Ladies and gentlemen,
Together with Bernard Delas, I would like to welcome you to this conference organised by the Autorité de contrôle prudentiel et de résolution (ACPR) on two key subjects: the morning will be devoted to the fight against money laundering and the financing of terrorism (AML/CFT), and the afternoon to new risks and regulatory changes in the insurance industry.
Preventing risks of money laundering and terrorism mobilises an increasing share of our resources. Indeed, recent events - be it the heightened threats of terrorism since 2015 or money laundering in banks in other European countries – have clearly shown that none of us can ignore these risks. They can disrupt our democracies, and more directly undermine confidence in the financial system and its stability. These battles against money laundering and the financing of terrorism are led within a wider community of which the main public players are present today; as such, I would like to welcome Didier Banquy, Chairman of the Anti-Money Laundering and Counter-Terrorist Financing Advisory Board, and Bruno Dalles, Director of TRACFIN.
However, ensuring the effectiveness of the AML/CFT framework also requires the unwavering mobilisation of financial bodies: the ACPR places constant demands on them at the national level (I). I will then address our ambition to strengthen the European framework for AML/CFT (II).
French financial institutions have been strongly mobilised in the area AML/CFT, and I would like to commend them for that. The analysis of the "anti-money laundering questionnaires" sent to the ACPR shows a significant improvement in the level of compliance of their AML/CFT framework. In addition, financial institutions are more responsive in reporting suspicious transactions since banking institutions’ average time for submitting reports fell from 97 to 68 days between 2016 and 2017.
The ACPR is recognised as being a demanding supervisor. Financial bodies are subject to strict controls according to the risk profile of each entity. Thus, in 2018 alone, the ACPR carried out nearly 1,300 off-site inspections and 29 on-site inspections (Slide 1). The inspections carried out in 2018 resulted in the issuance of eight formal notices and nine disciplinary sanctions, marked, this year again, by the strengthening of the dissuasive nature of the pecuniary sanctions.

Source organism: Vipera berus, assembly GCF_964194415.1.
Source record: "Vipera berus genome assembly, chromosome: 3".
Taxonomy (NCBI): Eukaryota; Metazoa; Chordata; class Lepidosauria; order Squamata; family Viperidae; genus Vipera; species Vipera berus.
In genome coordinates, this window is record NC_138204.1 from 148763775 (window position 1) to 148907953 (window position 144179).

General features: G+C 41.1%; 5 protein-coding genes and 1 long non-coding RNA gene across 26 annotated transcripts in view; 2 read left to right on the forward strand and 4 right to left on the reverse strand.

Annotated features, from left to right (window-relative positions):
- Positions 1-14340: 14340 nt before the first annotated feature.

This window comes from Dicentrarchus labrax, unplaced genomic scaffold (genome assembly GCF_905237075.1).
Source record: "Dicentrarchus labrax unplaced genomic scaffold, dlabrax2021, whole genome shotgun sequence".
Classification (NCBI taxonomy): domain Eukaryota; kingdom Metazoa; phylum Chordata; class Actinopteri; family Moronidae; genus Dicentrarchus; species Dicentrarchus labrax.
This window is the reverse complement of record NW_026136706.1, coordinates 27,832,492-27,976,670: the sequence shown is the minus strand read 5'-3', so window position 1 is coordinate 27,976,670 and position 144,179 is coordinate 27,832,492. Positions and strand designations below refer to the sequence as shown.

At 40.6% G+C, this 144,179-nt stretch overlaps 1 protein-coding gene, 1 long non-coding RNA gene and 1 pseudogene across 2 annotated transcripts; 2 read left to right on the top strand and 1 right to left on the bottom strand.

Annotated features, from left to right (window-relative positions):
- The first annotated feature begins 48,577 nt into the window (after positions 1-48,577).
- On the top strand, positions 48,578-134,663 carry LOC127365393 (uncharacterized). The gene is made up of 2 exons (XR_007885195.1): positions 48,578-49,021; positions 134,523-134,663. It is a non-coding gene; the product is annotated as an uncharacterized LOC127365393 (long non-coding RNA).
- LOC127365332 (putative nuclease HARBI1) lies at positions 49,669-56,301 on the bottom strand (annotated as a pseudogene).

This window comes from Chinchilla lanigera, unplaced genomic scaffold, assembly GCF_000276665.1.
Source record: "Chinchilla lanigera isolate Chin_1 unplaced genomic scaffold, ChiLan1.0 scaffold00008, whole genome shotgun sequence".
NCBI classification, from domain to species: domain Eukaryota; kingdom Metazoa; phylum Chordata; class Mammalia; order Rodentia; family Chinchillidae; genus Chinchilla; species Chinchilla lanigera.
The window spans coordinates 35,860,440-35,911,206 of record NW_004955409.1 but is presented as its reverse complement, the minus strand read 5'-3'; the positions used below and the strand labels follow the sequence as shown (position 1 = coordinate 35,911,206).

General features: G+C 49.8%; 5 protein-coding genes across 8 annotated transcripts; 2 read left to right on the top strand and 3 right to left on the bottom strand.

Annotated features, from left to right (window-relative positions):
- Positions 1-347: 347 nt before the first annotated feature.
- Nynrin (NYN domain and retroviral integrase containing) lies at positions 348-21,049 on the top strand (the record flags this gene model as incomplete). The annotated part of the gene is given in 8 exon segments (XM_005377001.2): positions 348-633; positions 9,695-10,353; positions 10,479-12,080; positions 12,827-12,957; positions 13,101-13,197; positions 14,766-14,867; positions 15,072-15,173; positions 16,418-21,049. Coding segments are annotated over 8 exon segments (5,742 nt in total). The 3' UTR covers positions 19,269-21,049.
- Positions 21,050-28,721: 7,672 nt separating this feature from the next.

However, the inspections and sanctions are not enough on their own. The ACPR has therefore been striving to enrich its action through preventive support and awareness-raising measures. This conference is a concrete illustration of this endeavour. In close consultation with professionals, the ACPR has, in recent months, published or updated, together with the General Directorate of the Treasury and Tracfin, seven sectoral guidelines or application principles intended to facilitate the implementation of the regulations by financial institutions. Still, we must go even further. The use of artificial intelligence techniques to enhance AML/CFT and asset freeze supervisory tools has led to the organisation of joint workshops with voluntary institutions, the results of which will be published by the end of this year.
This work with supervised institutions is all the more necessary as efforts to strengthen the AML/CFT frameworks must be pursued. The shifting and multi-faceted nature of the ML-FT risk calls for the continued full mobilisation of financial institutions. Several avenues are at the heart of our action and in particular:
1 / The steering of the AML/CFT framework of all groups with a particular focus on entities located in third countries.
2 / Compliance with asset freezing obligations, which remains an inspection priority in 2019.
3 / Finally, crypto asset providers, whose supervision of the AML/CFT framework has just been entrusted to the ACPR and the Autorité des Marchés Financiers by the PACTE law. I stress in this connection that we have, with Bruno Le Maire and on behalf of the French Presidency of the G7, just decided to set up a task force on stable coins projects: "libra", which has been much talked about these days, but not only. Indeed, the term "stable" will have to be qualified: stable against what (if it is a basket of currencies, which basket?); and stable to what extent (fixed, or partially flexible?). Led by Benoit Coeuré together with representatives of central banks, it will in the coming months examine the anti-money laundering requirements, but also those of consumer protection, and operational resilience, and any issues relating to monetary policy transmission. We wish to achieve a balance between openness to innovation and firmness over regulation: it is in everyone's interest. At the same time, we must improve the efficiency of existing cross-border payment systems: the Banque de France is actively promoting a European strategy in this area.